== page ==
Photo Credit Thinkstock

Photo Credit Thinkstock

A broad variety of services are offered to help veterans and service members deal with financial issues. The Veterans Administration strives to be a comprehensive resource for veterans, linking former service members with health benefits, college programs, career assistance and more. The VA also guarantees home loans, so vets can buy a home with no money down and save on mortgage insurance premiums. It can be challenging to navigate all these services, so here’s a rundown on what’s offered and where to find the services you are looking for.

Where To Begin

The Veterans Administration’s comprehensive ebenefits website is a well-organized portal that can guide you to a whole host of resources. The site has entry points for veterans, active service members, and families. You’ll be guided through the VA’s complex net of resources for financial, medical, home buying, and career help.

Medical Help

The Veteran’s Health Administration is the place to bring your healthcare questions. This is the nation’s largest healthcare system, with over 1700 facilities (use this handy online tool to find the location nearest you, at home or while traveling). Veterans who choose not to enroll in VA healthcare can find coverage in the new Marketplace created by the Affordable Care Act. Many private insurers offer special policies and discounts for veterans as well, with Humana being among the best-known.

Home Buying

The VA also offers home loans and home buying assistance to help veterans get settled in civilian life. Veterans, active-duty personnel, reservists, and some surviving spouses qualify for VA loans, which allow you to buy a home with no down payment and no monthly mortgage insurance premiums to pay. Look for a lender who participates in the program, as you’ll get the load directly from your bank. The VA backs the loan, but does not actually lend the money. Your bank can also help you get the certificate of eligibility you’ll need from the VA. VA loans have no maximum, although there are usually county limits to the VA guaranty.

College Programs

The G.I. Bill has been around since WWII, helping returning veterans adjust to civilian life after service. The Bill covers up to 100% of tuition, housing, books, and supplies. It even covers one-time relocation costs to attend a distant school. In some cases, it is possible to transfer the benefits to a spouse. The Bill underwent some changes in 2008, and the “Post 9/11 G.I. Bill’ includes coverage for online study, new vocational education benefits, and other changes. Determining your benefit can be complicated, as it is based on your length of service, your eligibility for other education assistance programs, and other factors. You can apply for benefits online.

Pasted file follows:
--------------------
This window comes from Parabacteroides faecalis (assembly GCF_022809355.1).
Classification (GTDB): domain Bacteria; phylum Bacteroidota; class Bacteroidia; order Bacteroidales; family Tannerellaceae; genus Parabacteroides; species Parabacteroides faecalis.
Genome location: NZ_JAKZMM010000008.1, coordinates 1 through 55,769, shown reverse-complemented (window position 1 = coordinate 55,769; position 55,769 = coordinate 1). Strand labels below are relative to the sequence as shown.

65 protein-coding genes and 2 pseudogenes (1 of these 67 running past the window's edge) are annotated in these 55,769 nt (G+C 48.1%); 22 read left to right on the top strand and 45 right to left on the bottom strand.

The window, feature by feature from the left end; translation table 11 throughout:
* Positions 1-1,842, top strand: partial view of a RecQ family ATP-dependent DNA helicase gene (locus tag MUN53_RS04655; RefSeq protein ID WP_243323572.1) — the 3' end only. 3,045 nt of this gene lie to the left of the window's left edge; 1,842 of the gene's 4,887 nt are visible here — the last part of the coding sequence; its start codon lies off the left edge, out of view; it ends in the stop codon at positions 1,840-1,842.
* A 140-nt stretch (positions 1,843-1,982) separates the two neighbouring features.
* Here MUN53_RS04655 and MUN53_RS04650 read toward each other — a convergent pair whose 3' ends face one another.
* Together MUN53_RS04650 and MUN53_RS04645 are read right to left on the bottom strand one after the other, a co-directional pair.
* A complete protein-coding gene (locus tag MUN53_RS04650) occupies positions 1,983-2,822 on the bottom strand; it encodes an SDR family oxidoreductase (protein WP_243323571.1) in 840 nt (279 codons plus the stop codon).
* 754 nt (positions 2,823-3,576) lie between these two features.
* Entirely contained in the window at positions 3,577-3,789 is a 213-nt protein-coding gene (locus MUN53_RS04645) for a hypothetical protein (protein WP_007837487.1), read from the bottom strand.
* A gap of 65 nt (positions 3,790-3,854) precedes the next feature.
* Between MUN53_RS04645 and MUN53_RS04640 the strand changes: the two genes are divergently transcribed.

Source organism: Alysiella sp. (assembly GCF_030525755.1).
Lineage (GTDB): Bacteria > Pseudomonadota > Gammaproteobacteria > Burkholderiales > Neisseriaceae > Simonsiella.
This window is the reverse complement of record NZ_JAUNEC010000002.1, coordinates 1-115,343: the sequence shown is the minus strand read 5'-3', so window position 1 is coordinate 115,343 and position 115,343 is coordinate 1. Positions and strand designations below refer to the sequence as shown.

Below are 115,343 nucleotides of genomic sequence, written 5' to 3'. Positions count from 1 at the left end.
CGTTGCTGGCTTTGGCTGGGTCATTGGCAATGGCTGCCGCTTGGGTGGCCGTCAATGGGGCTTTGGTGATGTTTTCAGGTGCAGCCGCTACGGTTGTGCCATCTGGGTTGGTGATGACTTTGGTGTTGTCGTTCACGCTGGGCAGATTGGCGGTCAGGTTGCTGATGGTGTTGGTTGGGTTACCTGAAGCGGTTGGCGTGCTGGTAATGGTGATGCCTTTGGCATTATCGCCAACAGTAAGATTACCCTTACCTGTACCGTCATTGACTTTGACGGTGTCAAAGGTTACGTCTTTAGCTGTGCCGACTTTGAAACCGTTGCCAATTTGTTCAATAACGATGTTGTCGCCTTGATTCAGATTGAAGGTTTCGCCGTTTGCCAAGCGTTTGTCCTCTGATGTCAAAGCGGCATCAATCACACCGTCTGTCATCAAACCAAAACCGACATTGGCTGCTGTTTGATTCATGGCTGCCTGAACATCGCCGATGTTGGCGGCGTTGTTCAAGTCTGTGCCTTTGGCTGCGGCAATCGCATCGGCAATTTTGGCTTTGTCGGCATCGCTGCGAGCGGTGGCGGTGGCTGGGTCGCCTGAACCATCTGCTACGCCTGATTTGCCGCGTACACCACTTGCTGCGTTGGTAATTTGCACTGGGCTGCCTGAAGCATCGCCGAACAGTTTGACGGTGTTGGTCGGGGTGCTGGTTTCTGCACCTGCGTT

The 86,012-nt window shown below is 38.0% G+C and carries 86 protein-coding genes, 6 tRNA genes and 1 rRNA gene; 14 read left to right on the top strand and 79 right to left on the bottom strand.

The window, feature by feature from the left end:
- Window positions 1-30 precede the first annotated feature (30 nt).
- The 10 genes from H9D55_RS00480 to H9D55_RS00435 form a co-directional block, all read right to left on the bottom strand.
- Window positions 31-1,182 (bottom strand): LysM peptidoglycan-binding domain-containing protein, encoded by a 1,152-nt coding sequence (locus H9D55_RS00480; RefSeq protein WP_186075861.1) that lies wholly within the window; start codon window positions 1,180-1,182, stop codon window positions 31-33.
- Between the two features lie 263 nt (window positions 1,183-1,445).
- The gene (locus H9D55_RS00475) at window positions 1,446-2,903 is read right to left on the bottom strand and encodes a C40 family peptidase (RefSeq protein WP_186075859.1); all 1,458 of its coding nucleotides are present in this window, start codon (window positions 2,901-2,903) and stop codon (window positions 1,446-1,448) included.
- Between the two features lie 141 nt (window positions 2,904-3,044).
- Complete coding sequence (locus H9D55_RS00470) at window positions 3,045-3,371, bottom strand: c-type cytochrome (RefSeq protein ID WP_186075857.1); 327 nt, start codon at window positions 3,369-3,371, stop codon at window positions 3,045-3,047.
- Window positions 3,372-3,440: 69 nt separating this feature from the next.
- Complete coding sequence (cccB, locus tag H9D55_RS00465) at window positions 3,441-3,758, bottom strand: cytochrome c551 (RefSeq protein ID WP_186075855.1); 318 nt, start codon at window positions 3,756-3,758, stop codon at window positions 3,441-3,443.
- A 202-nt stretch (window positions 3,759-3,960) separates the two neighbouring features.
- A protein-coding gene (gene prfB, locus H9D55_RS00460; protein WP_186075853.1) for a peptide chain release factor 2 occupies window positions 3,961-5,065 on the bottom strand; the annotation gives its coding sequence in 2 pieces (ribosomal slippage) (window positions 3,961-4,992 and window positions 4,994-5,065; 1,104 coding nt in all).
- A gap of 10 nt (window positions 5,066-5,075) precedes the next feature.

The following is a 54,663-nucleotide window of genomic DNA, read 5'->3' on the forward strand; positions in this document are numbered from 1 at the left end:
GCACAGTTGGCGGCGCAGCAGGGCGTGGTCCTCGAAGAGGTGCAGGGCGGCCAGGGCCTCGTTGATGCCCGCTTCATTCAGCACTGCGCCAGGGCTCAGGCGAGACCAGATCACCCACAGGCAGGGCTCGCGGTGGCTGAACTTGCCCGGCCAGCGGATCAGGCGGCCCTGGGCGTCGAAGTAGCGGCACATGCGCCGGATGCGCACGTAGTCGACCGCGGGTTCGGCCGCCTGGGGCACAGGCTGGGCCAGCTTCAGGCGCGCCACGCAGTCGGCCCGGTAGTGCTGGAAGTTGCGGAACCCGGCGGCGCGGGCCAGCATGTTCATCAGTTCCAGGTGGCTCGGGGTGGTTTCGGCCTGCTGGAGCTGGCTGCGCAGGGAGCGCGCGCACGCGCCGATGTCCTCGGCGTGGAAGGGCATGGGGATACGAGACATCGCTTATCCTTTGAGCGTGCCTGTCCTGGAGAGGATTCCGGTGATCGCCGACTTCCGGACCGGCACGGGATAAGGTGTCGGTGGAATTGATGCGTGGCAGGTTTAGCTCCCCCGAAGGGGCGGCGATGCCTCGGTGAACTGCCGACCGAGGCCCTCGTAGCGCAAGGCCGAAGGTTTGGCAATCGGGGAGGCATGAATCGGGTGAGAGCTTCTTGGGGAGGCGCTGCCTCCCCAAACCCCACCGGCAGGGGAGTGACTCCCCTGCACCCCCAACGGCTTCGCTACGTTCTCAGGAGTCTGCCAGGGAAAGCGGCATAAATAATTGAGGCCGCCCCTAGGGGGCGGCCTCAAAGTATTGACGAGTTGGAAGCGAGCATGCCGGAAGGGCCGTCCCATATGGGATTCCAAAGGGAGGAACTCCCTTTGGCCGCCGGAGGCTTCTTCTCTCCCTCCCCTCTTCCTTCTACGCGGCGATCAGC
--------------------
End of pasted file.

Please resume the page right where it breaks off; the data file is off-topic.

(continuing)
Crisis Help

The Veteran’s Crisis Line is a website that can quickly put you in touch with local resources in a crisis. The Crisis Line includes suicide prevention services and locally based crisis centers and vet centers for counseling. The site can put you in touch with VA medical centers and outpatient clinics for fast help in a medical situation. You’ll also find quick access to your local Veterans Benefits Administration Office, that can put you in touch with financial resources. 

Homeless Veterans

The unique mix of circumstances that leaves veterans homeless has no simple solution. The VA has created Project CHALENG to bring together a network of resources to support homeless veterans, including VA resources and other community organizations that support the homeless. The VA offers a homelessness resource web page that is a portal to a dizzying array of private and government services. 

Whether you’re a veteran yourself, or researching programs for a friend or family member, these websites should help you get started. The internet is a great tool for getting an overview of programs. In most cases, the best way to get assistance is to find your local VA benefits office, where you can sit down with a real person and get some direct answers and assistance.

Lauren Haas was the founder and publisher of The St. Louis Area Family Gazette magazine, and editor-in-chief of Marketplace Magazine. Now, Lauren is a full-time freelance writer who travels the world, using St. Louis as her base. Contact her at